Tressel returns to college, not coaching

By Tom Withers

Associated Press

Published: Thursday, Feb. 2 2012 10:35 a.m. MST

Former Ohio State football coach Jim Tressel speaks after being introduced as the new vice president for strategic engagement at the University of Akron Thursday, Feb. 2, 2012, in Akron, Oho.

Mark Duncan, Associated Press

AKRON, Ohio — Jim Tressel is getting a "second chance" at the school where he started coaching.

The former Ohio State coach, who resigned in disgrace last May amid a cash-for-tattoos scandal at the football powerhouse, was hired by Akron on Thursday as vice president of strategic engagement, — a position newly created for him.

Tressel will earn a base salary of $200,000 per year, more than $3 million less than he made during the last of 10 years guiding the Buckeyes. Tressel will begin his new job on May 1.

"I feel fortunate that I got this opportunity," Tressel said following a packed news conference unlike any in the school's history. "It's going to be a fun one."

In his new position, Tressel, who said he has no interest in coaching in the NFL, will work with Akron's students, alumni and community organizations on a variety of issues. Tressel will not have any direct involvement with the school's athletic department, one of the conditions of the five-year, show-cause sanction he was given by the NCAA following an investigation.

However, Tressel's name alone is sure to give Akron, with an enrollment of 29,000, a major boost in name recognition and will certainly help in recruiting athletes and other students.

Akron president Luis M. Proenza said he had no misgiving about hiring Tressel, who was an undergraduate assistant for the Zips in 1975 and earned his master's degree in education from the school in 1977.

"Look at the man. Look at what he has done," Proenza said. "Look at the thousands of lives he has impacted. We knew that was the asset. The opportunity. And we wanted that to be available. There was no question in my mind that for the university, for the community, for Northeast Ohio, for the 30,000 students at Akron, this will make a difference."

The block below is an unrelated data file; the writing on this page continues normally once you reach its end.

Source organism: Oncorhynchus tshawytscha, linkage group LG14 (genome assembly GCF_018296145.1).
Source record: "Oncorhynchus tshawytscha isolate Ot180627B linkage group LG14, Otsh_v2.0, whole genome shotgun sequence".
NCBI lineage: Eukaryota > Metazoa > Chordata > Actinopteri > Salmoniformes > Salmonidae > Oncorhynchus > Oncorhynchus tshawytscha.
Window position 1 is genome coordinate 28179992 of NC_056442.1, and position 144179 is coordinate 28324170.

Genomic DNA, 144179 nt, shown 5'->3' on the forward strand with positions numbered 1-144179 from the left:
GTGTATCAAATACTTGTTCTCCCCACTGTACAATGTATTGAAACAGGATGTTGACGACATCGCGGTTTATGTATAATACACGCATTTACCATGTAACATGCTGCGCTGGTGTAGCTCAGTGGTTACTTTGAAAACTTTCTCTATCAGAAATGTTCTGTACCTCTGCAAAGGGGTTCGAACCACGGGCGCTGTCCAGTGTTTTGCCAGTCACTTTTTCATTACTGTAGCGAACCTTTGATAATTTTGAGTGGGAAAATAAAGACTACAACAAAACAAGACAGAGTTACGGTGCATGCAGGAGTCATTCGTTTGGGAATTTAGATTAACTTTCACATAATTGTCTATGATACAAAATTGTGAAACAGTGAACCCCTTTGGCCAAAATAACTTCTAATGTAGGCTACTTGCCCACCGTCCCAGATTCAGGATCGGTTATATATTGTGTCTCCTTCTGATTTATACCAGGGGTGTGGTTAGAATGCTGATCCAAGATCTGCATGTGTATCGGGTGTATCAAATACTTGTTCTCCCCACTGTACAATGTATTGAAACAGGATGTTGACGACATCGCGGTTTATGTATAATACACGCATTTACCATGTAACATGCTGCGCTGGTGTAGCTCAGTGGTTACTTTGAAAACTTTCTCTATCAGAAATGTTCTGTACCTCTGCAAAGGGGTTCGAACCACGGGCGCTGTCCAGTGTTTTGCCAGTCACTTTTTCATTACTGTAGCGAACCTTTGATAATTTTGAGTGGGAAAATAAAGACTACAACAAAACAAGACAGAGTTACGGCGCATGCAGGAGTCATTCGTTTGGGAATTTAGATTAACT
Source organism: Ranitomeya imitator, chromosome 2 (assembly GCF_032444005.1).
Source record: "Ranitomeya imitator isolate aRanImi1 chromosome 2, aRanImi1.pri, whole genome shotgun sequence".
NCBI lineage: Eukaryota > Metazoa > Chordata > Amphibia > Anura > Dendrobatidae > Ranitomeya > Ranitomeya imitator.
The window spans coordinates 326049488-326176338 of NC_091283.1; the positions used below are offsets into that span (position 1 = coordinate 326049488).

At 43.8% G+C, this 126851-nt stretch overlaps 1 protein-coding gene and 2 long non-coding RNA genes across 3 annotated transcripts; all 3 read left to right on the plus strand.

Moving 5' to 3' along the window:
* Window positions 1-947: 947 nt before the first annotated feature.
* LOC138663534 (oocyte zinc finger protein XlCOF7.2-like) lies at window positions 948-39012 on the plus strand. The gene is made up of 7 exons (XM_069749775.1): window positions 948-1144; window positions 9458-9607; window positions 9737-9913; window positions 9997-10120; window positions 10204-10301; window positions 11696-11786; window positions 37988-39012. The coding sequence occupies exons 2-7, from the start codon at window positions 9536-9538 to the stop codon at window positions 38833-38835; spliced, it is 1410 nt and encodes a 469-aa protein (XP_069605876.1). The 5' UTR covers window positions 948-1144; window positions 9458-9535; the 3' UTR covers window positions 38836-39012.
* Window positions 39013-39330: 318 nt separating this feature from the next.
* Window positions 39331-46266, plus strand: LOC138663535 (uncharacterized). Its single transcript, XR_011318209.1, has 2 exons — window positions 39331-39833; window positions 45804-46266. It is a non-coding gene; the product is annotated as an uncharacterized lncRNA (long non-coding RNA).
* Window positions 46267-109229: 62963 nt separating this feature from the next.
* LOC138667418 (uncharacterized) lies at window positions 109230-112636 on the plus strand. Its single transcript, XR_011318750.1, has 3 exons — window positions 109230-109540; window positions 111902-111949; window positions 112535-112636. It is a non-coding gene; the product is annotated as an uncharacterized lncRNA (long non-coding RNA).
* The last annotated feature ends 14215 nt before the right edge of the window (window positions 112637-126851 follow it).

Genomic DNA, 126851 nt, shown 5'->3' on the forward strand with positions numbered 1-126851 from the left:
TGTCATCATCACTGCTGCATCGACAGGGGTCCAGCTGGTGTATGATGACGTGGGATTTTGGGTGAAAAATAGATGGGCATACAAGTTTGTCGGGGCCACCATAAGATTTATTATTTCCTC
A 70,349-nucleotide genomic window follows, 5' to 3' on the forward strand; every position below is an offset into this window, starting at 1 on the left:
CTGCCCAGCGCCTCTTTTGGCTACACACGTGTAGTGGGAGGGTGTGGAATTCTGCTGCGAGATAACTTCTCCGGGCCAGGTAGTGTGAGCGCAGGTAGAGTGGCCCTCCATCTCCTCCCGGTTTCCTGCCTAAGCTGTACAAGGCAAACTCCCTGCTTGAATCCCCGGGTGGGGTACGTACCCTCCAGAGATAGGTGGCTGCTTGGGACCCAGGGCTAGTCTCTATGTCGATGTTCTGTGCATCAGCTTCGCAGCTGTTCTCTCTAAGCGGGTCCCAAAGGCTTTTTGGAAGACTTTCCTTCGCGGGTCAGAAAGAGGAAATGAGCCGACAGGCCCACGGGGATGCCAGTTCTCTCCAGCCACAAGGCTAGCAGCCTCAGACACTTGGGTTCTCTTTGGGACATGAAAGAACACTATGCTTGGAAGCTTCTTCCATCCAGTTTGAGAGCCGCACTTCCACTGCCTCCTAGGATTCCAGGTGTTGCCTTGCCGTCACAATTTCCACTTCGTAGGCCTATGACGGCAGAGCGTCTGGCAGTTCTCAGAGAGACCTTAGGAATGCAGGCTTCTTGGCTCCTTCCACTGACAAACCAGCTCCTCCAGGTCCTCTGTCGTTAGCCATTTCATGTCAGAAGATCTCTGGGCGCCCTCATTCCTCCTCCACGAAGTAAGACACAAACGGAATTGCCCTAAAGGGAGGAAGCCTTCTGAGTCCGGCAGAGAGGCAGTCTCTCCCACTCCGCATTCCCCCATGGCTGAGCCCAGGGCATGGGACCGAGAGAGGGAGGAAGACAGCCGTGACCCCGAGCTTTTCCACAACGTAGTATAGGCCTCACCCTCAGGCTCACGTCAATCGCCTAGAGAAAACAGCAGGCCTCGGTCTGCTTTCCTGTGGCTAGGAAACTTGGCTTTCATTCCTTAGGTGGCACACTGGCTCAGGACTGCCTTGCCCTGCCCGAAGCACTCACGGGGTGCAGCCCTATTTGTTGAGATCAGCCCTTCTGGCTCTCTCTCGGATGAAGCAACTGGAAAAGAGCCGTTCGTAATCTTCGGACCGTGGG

Tressel, wearing a navy blue blazer and gold ties — Akron's colors — and a tie with a logo of the school's Kangaroo mascot, was typically smooth as he answered direct questions regarding his role in Ohio State's fall.

Tressel said he has no regrets, but he did acknowledge wishing he had handled some things differently.

"I think you always go back, whether it was a game you coached or a series of things that occurred and you always go back and say here's what I could have done better," he said. "In this type thing, working with young people, you can use your experience. Just like we did talking about special teams. If the right guard didn't block the guy and we had the punt blocked, we wouldn't have lost the championship.

"You always go back and you probably learn more and can teach better from some of your shortcomings."

Tressel, who was joined at the news conference by his wife, Ellen, said since leaving Ohio State that he has finished reading 30 of 100 books he pledged to read. He also joked that his wife was anxious for him to return to work.

"Ellen wanted me to get out of the house," he cracked. "I mean, how often can you cut the grass?"

Tressel served as a replay consultant last season for the Indianapolis Colts. He met with team owner Jim Irsay about the team's head coaching position but didn't get the job, and said he has no current plans to coach again. He is committed to Akron.

"I'll be coaching students every day," he said. "I'm an educator. I'm going to work as if this is the last place I'm ever going to work."

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